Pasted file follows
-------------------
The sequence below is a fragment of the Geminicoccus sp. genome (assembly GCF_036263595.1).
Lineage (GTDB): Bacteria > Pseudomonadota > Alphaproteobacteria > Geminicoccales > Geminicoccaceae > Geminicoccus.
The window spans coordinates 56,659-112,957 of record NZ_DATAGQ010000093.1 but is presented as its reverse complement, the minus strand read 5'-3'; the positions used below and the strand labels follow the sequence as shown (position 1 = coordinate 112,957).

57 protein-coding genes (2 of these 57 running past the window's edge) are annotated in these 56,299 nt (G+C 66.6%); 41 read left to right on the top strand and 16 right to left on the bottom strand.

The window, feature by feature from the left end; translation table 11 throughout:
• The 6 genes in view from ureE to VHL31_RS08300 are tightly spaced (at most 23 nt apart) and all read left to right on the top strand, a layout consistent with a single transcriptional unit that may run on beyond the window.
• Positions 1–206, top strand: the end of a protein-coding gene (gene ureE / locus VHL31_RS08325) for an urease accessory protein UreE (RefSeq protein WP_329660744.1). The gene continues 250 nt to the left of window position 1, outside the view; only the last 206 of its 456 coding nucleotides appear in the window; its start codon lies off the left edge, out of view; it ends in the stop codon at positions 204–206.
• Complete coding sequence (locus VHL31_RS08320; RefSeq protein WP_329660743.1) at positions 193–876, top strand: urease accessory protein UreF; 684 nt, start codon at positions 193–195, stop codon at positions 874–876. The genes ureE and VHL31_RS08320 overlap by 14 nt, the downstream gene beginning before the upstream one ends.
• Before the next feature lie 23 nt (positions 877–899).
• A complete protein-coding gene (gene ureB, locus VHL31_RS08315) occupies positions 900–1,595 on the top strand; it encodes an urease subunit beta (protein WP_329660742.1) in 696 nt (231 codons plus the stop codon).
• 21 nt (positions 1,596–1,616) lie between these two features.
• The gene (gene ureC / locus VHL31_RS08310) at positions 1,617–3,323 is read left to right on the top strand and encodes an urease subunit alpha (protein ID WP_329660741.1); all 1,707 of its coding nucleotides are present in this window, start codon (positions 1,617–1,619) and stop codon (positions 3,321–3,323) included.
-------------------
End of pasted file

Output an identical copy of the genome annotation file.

The sequence below is a fragment of the Geminicoccus sp. genome (assembly GCF_036263595.1).
Lineage (GTDB): Bacteria > Pseudomonadota > Alphaproteobacteria > Geminicoccales > Geminicoccaceae > Geminicoccus.
The window spans coordinates 56,659-112,957 of record NZ_DATAGQ010000093.1 but is presented as its reverse complement, the minus strand read 5'-3'; the positions used below and the strand labels follow the sequence as shown (position 1 = coordinate 112,957).

57 protein-coding genes (2 of these 57 running past the window's edge) are annotated in these 56,299 nt (G+C 66.6%); 41 read left to right on the top strand and 16 right to left on the bottom strand.

The window, feature by feature from the left end; translation table 11 throughout:
• The 6 genes in view from ureE to VHL31_RS08300 are tightly spaced (at most 23 nt apart) and all read left to right on the top strand, a layout consistent with a single transcriptional unit that may run on beyond the window.
• Positions 1–206, top strand: the end of a protein-coding gene (gene ureE / locus VHL31_RS08325) for an urease accessory protein UreE (RefSeq protein WP_329660744.1). The gene continues 250 nt to the left of window position 1, outside the view; only the last 206 of its 456 coding nucleotides appear in the window; its start codon lies off the left edge, out of view; it ends in the stop codon at positions 204–206.
• Complete coding sequence (locus VHL31_RS08320; RefSeq protein WP_329660743.1) at positions 193–876, top strand: urease accessory protein UreF; 684 nt, start codon at positions 193–195, stop codon at positions 874–876. The genes ureE and VHL31_RS08320 overlap by 14 nt, the downstream gene beginning before the upstream one ends.
• Before the next feature lie 23 nt (positions 877–899).
• A complete protein-coding gene (gene ureB, locus VHL31_RS08315) occupies positions 900–1,595 on the top strand; it encodes an urease subunit beta (protein WP_329660742.1) in 696 nt (231 codons plus the stop codon).
• 21 nt (positions 1,596–1,616) lie between these two features.
• The gene (gene ureC / locus VHL31_RS08310) at positions 1,617–3,323 is read left to right on the top strand and encodes an urease subunit alpha (protein ID WP_329660741.1); all 1,707 of its coding nucleotides are present in this window, start codon (positions 1,617–1,619) and stop codon (positions 3,321–3,323) included.